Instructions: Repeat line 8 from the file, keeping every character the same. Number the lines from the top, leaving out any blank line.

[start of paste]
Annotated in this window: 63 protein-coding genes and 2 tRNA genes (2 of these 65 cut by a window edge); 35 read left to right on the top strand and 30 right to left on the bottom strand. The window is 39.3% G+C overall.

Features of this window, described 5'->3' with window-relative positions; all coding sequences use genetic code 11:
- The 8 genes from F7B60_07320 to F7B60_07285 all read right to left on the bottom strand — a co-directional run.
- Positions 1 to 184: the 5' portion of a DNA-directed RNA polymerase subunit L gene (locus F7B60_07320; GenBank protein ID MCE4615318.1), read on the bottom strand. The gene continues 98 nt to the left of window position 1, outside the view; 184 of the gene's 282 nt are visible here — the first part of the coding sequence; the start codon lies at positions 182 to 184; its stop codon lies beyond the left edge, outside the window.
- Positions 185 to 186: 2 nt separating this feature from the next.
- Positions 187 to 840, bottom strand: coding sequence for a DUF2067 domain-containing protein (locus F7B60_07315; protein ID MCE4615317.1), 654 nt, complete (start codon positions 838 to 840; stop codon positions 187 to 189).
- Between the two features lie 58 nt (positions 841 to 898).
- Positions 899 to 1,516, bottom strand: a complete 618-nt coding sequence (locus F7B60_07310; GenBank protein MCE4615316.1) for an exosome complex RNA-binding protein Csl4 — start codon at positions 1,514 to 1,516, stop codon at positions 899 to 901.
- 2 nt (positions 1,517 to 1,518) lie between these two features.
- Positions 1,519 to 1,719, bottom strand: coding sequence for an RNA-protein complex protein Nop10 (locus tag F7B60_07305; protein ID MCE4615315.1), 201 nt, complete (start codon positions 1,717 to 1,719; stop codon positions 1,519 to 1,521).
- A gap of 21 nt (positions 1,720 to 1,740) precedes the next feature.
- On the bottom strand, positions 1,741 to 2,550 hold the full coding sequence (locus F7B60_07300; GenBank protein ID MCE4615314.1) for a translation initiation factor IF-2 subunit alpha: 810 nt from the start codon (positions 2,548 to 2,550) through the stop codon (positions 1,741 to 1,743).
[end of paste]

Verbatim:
- Positions 899 to 1,516, bottom strand: a complete 618-nt coding sequence (locus F7B60_07310; GenBank protein MCE4615316.1) for an exosome complex RNA-binding protein Csl4 — start codon at positions 1,514 to 1,516, stop codon at positions 899 to 901.